My enduring memory of former Denver Broncos wide receiver Demaryius Thomas is watching him streak across the middle of the field, catching a slant route from Tim Tebow on the first play of overtime, stiff-arming one defender, and out-running the rest to win a playoff game in 2012.
What Thomas could not outrun were the effects caused by multiple head traumas.
His reception against the Pittsburgh Steelers made him an NFL star and jumped started an extraordinary half-decade of excellence for the four-time Pro Bowler. It was also one of the first highlights post-mortem tributes showed when the 33-year-old Thomas died last December.
Just this past week, Boston University’s CTE Center confirmed that Thomas suffered from stage 2 chronic traumatic encephalopathy. The condition causes brain degeneration due to repeated head trauma.
Thomas’ death was not directly caused by CTE, but it certainly contributed to his pre-death mental decline. The player many in Broncos Country remember for his megawatt smile spent his final years struggling with paranoia, memory loss, painful headaches and seizures.
The seizures began not long after a 2019 car crash that caused his vehicle to roll multiple times just beyond Ball Arena. At the time, The Denver Post headline declared “Thomas suffers minor injuries after rollover crash.”
That is the pervasive problem with CTE and football players. It is the repetitive, “minor” injuries that ruin lives.
Years ago, in the late 1980s and early 90s, I had a boyhood friend who was the best athlete I knew. I once watched him strike out 20 batters in a Little League game, and he would be named Mr. Colorado Basketball during high school.
Tall, strong, smart and gifted with a cannon for an arm, he had the prototypical makeup of an NFL quarterback. But his dad was a doctor and adamantly refused to let him play football. He would not jeopardize his son’s long-term future for glory and riches earned on the gridiron. The son ended up becoming a physician himself.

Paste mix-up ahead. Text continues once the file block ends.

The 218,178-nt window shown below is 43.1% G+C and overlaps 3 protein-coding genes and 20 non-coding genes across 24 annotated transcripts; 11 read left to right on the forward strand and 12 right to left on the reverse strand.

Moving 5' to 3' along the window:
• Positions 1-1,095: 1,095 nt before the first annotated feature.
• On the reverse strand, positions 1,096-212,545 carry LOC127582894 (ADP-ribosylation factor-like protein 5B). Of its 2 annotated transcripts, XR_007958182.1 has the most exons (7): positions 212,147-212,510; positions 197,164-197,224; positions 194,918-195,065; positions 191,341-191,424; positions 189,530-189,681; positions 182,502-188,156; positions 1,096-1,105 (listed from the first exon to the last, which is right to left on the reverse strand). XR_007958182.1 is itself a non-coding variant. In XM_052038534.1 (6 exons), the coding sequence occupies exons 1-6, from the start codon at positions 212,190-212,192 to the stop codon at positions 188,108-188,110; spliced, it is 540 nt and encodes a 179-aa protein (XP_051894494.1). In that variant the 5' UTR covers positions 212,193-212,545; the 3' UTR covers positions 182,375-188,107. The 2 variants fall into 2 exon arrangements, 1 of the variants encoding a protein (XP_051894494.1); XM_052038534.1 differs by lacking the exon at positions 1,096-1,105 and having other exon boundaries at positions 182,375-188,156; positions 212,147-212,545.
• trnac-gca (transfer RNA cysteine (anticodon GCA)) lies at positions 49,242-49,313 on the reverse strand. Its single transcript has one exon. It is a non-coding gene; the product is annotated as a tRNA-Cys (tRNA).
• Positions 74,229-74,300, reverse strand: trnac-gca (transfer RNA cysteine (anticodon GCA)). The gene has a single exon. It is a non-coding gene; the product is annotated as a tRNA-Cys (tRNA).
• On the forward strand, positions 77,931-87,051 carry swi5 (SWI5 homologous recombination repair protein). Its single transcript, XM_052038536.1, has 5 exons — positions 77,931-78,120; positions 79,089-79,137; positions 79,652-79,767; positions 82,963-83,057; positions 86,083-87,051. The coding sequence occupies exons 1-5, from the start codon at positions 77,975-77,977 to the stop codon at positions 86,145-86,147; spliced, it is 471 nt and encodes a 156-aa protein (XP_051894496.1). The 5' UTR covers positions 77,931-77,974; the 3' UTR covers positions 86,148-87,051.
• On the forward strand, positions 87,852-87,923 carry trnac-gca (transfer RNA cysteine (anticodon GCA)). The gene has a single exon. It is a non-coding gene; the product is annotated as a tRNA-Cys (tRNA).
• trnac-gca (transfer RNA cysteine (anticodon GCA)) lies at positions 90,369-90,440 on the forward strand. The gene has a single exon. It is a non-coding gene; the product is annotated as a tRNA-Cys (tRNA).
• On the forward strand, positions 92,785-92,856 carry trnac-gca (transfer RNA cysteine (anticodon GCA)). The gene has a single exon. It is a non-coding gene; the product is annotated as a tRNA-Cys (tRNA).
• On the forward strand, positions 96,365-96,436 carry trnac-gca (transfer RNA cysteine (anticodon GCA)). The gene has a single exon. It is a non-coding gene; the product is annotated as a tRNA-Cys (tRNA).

Every time I see a story like Thomas’, I wonder how many parents would make a similar choice in retrospect.
It is a question that continues to haunt Thomas’ parents. His father has fallen into depression since his death and his mother — whose freedom is likely due to Thomas’ success, wealth and fame — seems torn between the “once-in-a-lifetime dream” her son experienced and the unbearable toll it exacted upon him and his family.
It is also a question that threatens America’s most popular sport.
Directly and indirectly responsible for hundreds of thousands of jobs, tens of billions of dollars in revenue and the joy of fans across the country each fall, football is deeply ingrained in our society. Personally, I will watch most of the games played by the CU Buffs and Alabama Crimson Tide this year and I cannot wait to watch Russell Wilson take snaps for the Broncos.
It is also a path toward character building, college and future success for its players, even those who will never play at a collegiate or professional level. It certainly was an outlet from a troubled life for a young Thomas.
Despite its benefits, though, the costs continue to mount. NFL rule changes meant to increase player safety — changes forced by people like Dr. Bennet Omalu, the pathologist portrayed by Will Smith in the 2015 movie “Concussion” — have made some impact, but not changed the underlying problem.
The human body was not meant to endure violent collisions, repeated over and over, tens of thousands of times. The problem is only exacerbated as players grow bigger, strong, faster, more explosive and more likely to produce hits that lead to injury.
My stepdaughter, who once suffered a scary sports-related concussion, once met Thomas in a Starbucks. She said he was kind and generous and humble. It is a shame we lost all of that even before Thomas lost his life.
Mario Nicolais is an attorney and columnist who writes on law enforcement, the legal system, health care and public policy. Follow him on Twitter: @MarioNicolaiEsq
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